“I work at a nursing home, so I see people coming in at all different ages,” says Kayla Olmstead, MS, a registered dietician who works in Wisconsin’s Chippewa and Barron Counties.
“With some people, you can see the effects of poor nutrition over time. So if you can get to people before they’re that sick, it can have a real benefit. It can be as simple as getting enough calcium and Vitamin D. In the nursing home, you see people with compression fractures who are in pain every day. And it could have been avoided.”
Olmstead is passionate about improving older adults’ nutrition and health, but she understands that eating well isn’t easy for many older adults.
“It’s hard to cook when you’re just one person or you don’t feel motivated to cook,” explains Olmstead. “You have to be careful about how much fresh produce you buy, because it doesn’t keep as long. Maybe you have trouble chewing, so fresh vegetables and fruits are not the easiest. Or maybe you can’t taste your food as well, so you don’t eat as much.”
Olmstead is drawing on her understanding of these barriers, along with her experiences leading educational workshops, as she helps develop the first evidence-based nutrition behavior change program for older adults. Her partners in developing “Beneficial Bites for Healthy Living” include the Aging and Disability Resource Center of Barron, Rusk and Washburn Counties and the University of Wisconsin–Madison School of Nursing, with support from the Greater Wisconsin Agency on Aging Resources, Wisconsin Bureau of Aging and Disability Resources and Bader Philanthropies.
Beneficial Bites for Healthy Living was inspired by Barron County’s Beneficial Bites classes, which highlight a different healthy food each month. Expanding these classes into an evidence-based program involves researching and writing an eight-week curriculum, getting feedback from focus groups, then offering the revised program and measuring its impact on participants with surveys and blood and urine tests.
The behavior change component of Beneficial Bites for Healthy Living encourages participants to set nutritional goals, identify barriers and strategize about overcoming them, and monitor their diet. These skills are included to help participants keep eating healthy, after the eight weeks of classes and six monthly follow-up phone calls are over.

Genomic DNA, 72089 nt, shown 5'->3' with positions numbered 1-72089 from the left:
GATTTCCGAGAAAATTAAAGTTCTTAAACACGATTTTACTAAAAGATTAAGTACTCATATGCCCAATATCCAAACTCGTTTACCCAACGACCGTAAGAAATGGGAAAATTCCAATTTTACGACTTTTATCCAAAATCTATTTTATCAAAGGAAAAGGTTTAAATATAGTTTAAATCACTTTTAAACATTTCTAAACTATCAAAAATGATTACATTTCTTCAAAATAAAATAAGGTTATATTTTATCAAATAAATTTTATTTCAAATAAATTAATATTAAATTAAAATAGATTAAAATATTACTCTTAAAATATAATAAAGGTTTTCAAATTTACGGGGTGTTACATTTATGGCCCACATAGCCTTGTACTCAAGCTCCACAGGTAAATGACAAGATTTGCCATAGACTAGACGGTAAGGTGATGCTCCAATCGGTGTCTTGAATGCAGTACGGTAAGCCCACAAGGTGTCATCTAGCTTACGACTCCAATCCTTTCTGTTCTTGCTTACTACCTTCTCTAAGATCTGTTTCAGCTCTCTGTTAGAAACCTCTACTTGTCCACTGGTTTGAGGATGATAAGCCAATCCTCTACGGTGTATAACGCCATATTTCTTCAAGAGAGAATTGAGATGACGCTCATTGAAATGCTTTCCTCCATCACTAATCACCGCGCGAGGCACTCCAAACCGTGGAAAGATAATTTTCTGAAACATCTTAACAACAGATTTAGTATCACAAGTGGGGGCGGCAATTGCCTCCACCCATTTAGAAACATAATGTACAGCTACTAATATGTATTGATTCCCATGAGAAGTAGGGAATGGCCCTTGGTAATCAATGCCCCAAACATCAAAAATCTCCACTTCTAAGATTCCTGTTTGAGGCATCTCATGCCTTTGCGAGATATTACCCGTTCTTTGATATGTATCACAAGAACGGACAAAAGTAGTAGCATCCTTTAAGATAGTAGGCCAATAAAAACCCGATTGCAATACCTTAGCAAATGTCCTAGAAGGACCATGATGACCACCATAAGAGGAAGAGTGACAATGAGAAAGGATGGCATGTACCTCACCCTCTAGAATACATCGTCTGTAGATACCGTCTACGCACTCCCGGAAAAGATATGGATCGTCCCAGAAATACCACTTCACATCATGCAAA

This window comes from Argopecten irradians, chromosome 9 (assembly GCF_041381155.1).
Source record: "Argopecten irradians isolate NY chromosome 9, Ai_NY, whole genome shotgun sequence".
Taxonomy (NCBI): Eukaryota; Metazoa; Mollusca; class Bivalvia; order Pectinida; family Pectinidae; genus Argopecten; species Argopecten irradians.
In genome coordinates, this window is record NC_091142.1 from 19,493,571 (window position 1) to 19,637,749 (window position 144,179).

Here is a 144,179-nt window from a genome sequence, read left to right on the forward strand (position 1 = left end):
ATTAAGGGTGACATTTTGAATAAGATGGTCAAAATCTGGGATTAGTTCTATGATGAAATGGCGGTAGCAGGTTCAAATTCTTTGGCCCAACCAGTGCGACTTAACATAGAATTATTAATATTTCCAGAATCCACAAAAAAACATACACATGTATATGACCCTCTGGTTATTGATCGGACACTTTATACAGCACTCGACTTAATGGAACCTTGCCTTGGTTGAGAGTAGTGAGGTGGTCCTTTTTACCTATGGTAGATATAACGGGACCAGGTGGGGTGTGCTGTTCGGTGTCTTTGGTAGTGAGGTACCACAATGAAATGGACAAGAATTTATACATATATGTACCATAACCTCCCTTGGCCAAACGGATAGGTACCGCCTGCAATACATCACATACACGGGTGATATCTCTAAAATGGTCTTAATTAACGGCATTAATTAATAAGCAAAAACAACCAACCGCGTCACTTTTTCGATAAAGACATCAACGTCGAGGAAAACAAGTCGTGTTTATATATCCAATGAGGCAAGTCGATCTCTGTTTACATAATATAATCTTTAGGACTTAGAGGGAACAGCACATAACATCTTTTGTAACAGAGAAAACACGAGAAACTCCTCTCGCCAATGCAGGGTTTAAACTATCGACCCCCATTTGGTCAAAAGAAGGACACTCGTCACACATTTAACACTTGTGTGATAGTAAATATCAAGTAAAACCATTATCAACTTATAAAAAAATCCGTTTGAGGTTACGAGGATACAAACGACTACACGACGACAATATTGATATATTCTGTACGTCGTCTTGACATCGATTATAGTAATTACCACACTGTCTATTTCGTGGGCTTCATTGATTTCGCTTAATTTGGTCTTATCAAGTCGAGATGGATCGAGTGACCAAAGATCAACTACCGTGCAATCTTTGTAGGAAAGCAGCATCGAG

Effective nutrition programs are needed, as malnutrition among older adults continues to rise. Malnutrition, which can occur in both underweight and overweight individuals, is linked to decreased strength, increased falls, longer hospital stays, higher healthcare costs and higher mortality rates. An estimated 60 percent of older adults in healthcare settings are malnourished.
As Olmstead led the first group of 15 older adults through the Beneficial Bites for Healthy Living program, she noticed some exciting changes.
“One week, we did this great activity related to hydration. The next week, I see—oh my gosh—there’s nine people who brought water bottles to class. I asked them, ‘How are you feeling?’ And they said, ‘Oh, I just feel so much better! I feel more energized.’ They talk about these issues and then start doing something. There is short-term change, like drinking more water or eating more fiber or protein. Making these changes later in life can work well for folks who didn’t have time before they retired to really focus on themselves.”
Two more groups of older adults will participate in Beneficial Bites for Healthy Living this fall. If the initial data show a positive impact, larger trials are planned.
“I hope that the research shows that Beneficial Bites for Healthy Living makes a difference,” says Olmstead. “I’ve taught a lot of educational programs for older adults and this one stands out. Down the road, I hope it’s offered as an evidence-based program throughout Wisconsin and beyond.”